Food Safety Equipment, Tools, and Tips: A Guide For Businesses

You love cooking and coming up with dishes that are massive hits during potlucks and reunions. So, you’re thinking about starting a business, assuming it’s as easy as scaling up your home kitchen. Think again! Before you pattern your station after Gordon Ramsay’s or picture yourself on the packaging of the world’s best cookie, how well do you understand the importance of food safety?

Customers deserve high-quality and safe products—and there are reasons to be concerned. The Centers for Disease Control and Prevention (CDC) states that about 48 million people get sick from foodborne diseases annually in the U.S. Of these, 128 thousand get hospitalized, and 3,000 die from poisoning and complications.

In this guide, we will learn about the essential food safety equipment and tools to ensure your business is not only successful but also responsible.

Food Safety Equipment and Tools

Food Safety Equipment And Tools

Food safety equipment is crucial in maintaining high hygiene standards and preventing foodborne illnesses in food-related businesses. These tools and devices help companies to comply with food safety regulations and protect their customers’ health.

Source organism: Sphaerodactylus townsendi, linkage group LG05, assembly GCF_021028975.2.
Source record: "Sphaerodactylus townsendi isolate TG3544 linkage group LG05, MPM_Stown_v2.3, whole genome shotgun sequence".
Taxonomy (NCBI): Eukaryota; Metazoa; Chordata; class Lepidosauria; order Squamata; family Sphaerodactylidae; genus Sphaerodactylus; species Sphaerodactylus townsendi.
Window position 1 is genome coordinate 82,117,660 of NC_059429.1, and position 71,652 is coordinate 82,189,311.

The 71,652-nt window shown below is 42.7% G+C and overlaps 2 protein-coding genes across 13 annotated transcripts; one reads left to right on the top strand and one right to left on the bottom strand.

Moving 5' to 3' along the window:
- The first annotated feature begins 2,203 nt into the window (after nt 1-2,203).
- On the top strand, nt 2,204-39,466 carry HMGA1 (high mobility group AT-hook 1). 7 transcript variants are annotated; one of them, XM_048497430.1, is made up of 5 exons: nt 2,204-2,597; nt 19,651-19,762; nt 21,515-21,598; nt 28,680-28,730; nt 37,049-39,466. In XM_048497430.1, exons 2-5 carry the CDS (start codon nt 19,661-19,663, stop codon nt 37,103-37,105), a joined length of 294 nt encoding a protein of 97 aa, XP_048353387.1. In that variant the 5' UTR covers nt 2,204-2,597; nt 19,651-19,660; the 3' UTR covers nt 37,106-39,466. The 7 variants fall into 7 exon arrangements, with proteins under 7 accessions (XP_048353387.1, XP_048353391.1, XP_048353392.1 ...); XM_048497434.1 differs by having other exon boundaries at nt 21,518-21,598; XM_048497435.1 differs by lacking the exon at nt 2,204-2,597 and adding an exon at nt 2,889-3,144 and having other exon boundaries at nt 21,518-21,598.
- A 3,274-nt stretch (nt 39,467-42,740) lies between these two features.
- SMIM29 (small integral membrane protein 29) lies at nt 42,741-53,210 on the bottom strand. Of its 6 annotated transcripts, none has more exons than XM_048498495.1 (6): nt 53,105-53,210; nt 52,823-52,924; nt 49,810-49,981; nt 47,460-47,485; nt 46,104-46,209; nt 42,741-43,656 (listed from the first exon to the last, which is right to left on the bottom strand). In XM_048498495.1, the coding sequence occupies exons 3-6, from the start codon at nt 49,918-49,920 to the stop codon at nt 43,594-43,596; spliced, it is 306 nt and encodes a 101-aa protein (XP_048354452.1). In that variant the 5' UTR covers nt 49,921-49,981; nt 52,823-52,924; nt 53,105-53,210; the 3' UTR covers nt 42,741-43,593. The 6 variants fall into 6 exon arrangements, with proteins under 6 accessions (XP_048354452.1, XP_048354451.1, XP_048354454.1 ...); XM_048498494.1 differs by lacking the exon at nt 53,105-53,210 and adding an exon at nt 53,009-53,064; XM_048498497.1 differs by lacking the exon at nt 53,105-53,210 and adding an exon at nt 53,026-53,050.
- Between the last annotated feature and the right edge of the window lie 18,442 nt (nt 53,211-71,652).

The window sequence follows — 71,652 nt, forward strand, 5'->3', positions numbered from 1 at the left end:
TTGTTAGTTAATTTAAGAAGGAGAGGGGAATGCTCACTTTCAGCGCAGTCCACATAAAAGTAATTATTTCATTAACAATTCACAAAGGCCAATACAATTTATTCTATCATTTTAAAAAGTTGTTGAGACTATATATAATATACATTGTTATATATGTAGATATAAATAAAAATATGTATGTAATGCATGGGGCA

Here is the list of common food safety equipment and tools:

  • Food thermometers: used to measure the internal temperature of food to ensure safe cooking and storage.
  • pH meters: used to measure the acidity or alkalinity of food or beverages.
  • Metal detectors: used to detect metal contamination in food products.
  • X-ray machines: used to detect foreign objects such as metal, glass, and bone fragments in food products.
  • Handheld refractometers: used to measure the sugar content in food or beverages.
  • Hygrometers: used to measure the humidity levels in food storage areas to prevent mold and bacterial growth.
  • Water activity meters: used to measure the amount of available water in food to prevent spoilage and bacterial growth.